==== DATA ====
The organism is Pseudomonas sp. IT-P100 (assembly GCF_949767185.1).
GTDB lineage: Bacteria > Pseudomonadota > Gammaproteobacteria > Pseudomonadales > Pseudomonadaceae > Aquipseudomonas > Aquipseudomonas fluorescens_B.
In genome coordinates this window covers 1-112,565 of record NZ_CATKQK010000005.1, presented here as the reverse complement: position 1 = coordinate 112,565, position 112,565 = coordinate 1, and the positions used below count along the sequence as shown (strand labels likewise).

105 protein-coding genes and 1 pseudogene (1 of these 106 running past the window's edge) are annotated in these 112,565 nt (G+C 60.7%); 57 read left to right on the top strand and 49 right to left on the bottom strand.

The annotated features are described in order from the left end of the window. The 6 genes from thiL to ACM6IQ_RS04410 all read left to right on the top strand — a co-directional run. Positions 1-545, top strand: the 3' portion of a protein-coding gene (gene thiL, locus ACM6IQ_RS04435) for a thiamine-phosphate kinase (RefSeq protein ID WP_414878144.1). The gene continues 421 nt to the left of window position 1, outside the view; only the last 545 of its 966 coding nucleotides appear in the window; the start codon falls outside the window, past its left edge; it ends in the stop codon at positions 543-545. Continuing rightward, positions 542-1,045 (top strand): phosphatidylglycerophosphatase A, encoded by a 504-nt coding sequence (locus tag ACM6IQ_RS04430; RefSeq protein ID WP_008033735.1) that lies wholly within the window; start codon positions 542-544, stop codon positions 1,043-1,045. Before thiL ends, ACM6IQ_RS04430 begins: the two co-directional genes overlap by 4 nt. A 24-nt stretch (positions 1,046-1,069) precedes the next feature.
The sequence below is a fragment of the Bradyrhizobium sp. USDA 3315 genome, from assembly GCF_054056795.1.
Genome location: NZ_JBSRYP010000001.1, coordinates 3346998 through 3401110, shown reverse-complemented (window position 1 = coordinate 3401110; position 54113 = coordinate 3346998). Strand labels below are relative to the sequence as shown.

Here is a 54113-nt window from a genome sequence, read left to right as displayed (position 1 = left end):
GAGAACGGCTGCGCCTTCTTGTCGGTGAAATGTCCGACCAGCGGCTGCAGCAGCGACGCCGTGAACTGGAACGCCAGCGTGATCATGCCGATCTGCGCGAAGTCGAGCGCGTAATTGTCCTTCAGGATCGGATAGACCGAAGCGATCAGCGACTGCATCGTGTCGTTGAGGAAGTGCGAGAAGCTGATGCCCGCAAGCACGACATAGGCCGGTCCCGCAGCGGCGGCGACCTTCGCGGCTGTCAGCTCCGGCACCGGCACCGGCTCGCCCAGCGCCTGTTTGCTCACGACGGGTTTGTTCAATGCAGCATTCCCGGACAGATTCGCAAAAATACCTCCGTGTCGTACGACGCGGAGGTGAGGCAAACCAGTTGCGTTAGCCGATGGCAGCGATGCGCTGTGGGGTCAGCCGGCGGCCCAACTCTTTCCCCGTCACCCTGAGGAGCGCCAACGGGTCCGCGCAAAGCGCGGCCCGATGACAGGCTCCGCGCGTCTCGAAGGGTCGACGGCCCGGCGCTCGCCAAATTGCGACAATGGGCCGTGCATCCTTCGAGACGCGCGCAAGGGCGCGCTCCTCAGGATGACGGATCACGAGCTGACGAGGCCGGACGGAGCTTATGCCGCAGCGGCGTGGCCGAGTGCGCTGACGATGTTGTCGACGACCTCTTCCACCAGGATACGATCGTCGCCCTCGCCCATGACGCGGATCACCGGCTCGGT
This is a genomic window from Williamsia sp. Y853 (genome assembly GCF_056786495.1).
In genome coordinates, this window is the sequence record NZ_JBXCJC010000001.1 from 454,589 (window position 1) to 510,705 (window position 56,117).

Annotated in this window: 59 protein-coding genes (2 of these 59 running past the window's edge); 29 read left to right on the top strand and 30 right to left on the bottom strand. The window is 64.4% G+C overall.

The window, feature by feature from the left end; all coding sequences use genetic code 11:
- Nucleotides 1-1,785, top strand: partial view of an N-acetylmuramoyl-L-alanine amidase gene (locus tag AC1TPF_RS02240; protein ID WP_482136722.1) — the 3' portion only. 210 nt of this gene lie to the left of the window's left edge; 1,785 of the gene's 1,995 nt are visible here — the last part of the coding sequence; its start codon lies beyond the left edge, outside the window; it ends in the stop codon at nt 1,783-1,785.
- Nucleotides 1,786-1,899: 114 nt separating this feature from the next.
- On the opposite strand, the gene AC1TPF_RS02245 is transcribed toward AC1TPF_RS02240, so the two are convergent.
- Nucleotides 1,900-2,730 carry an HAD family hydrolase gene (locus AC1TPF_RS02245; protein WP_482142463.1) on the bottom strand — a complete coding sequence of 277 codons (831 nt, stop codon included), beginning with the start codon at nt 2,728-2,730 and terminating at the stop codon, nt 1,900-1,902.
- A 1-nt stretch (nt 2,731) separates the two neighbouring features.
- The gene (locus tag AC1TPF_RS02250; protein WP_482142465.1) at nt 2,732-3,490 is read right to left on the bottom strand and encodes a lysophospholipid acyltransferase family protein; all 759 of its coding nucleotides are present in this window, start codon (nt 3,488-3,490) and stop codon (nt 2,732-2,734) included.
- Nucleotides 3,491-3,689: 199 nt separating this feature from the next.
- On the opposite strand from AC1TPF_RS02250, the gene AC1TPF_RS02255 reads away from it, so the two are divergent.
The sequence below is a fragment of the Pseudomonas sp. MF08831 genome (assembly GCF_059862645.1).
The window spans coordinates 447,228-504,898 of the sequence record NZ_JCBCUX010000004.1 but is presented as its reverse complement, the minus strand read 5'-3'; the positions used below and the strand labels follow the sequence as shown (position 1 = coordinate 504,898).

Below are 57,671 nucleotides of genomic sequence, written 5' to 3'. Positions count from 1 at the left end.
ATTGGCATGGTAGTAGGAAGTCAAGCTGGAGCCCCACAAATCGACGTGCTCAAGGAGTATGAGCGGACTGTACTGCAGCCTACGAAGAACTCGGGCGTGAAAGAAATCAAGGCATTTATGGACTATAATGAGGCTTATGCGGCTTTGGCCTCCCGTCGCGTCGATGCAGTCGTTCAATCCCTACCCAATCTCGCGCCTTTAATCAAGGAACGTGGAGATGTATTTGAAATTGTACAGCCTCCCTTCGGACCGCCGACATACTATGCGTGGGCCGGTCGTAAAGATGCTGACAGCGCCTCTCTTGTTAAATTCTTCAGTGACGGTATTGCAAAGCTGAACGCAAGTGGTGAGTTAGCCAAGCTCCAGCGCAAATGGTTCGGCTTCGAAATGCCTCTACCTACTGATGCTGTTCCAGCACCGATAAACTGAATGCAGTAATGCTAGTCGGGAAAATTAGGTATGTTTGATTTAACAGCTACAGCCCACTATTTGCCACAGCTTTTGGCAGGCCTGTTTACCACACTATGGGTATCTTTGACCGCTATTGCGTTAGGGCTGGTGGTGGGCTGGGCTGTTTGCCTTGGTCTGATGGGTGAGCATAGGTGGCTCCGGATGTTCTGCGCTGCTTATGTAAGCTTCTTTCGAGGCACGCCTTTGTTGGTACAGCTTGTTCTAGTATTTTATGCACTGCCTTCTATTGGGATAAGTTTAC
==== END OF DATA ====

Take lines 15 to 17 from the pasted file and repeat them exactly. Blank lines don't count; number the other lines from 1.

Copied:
- Nucleotides 1,786-1,899: 114 nt separating this feature from the next.
- On the opposite strand, the gene AC1TPF_RS02245 is transcribed toward AC1TPF_RS02240, so the two are convergent.
- Nucleotides 1,900-2,730 carry an HAD family hydrolase gene (locus AC1TPF_RS02245; protein WP_482142463.1) on the bottom strand — a complete coding sequence of 277 codons (831 nt, stop codon included), beginning with the start codon at nt 2,728-2,730 and terminating at the stop codon, nt 1,900-1,902.